Junior Year: Why You Shouldn’t Believe the Hype

Karen Ebenezer , Staff Writer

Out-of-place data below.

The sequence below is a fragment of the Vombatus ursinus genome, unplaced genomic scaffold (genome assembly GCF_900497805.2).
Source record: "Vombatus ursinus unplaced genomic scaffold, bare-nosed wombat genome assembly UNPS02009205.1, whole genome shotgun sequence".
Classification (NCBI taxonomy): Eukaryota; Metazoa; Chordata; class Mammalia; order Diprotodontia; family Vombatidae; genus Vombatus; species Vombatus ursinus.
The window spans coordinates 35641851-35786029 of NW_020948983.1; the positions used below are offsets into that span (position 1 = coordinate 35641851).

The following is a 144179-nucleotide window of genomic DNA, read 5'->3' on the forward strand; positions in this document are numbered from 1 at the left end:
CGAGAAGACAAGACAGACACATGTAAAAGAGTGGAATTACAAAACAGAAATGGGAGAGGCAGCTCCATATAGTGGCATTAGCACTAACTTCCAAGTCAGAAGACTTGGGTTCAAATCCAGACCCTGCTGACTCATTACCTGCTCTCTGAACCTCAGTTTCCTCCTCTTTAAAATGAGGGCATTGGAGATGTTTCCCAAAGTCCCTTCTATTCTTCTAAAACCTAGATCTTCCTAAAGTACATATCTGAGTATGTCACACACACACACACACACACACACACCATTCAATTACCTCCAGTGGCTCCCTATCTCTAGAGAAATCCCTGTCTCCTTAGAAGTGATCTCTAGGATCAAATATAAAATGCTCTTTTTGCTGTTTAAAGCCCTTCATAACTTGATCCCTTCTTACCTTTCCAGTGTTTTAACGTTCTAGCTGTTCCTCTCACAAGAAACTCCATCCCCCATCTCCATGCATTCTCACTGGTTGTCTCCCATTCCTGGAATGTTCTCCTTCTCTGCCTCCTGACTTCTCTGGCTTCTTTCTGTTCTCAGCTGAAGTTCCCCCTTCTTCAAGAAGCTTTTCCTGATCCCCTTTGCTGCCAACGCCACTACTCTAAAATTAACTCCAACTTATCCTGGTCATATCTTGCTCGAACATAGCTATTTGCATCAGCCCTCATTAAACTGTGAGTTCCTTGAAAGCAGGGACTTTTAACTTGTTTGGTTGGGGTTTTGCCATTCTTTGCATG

“I think someone once told me if I made it through junior year, I could make it through anything,” recalls Claudia Freeman, current senior and President of the Student Body. For BC Students The eleventh grade is noted for heralding an increased workload and the the interdisciplinary course unique to junior year: American Studies. Time for obsessing over TV shows, spending free periods with friends and laughing off college becomes a thing of the past; the future is brought unnervingly to your doorstep and with it comes the stress and tension of facing that future. Thus, the fears of new juniors have some seeds of legitimacy, but once they get into the flow of things, they say maybe this isn’t so bad! As current junior Emma Newbery says: “There has been a lot of work so far, but it hasn’t been as much as people have said in the past, and it’s pretty manageable. I heard that it was going to be really difficult, but I think there’s a lot of hype surrounding junior year.” As Emma points out the mythical stories of junior year, where teachers hate you because you said something silly once, or when you pull all-nighters to finish an American Studies paper or when the stress about college gets to you and you have a nervous breakdown are all lies! But when the stress does get to you some advice from a few level headed seniors might help put things in perspective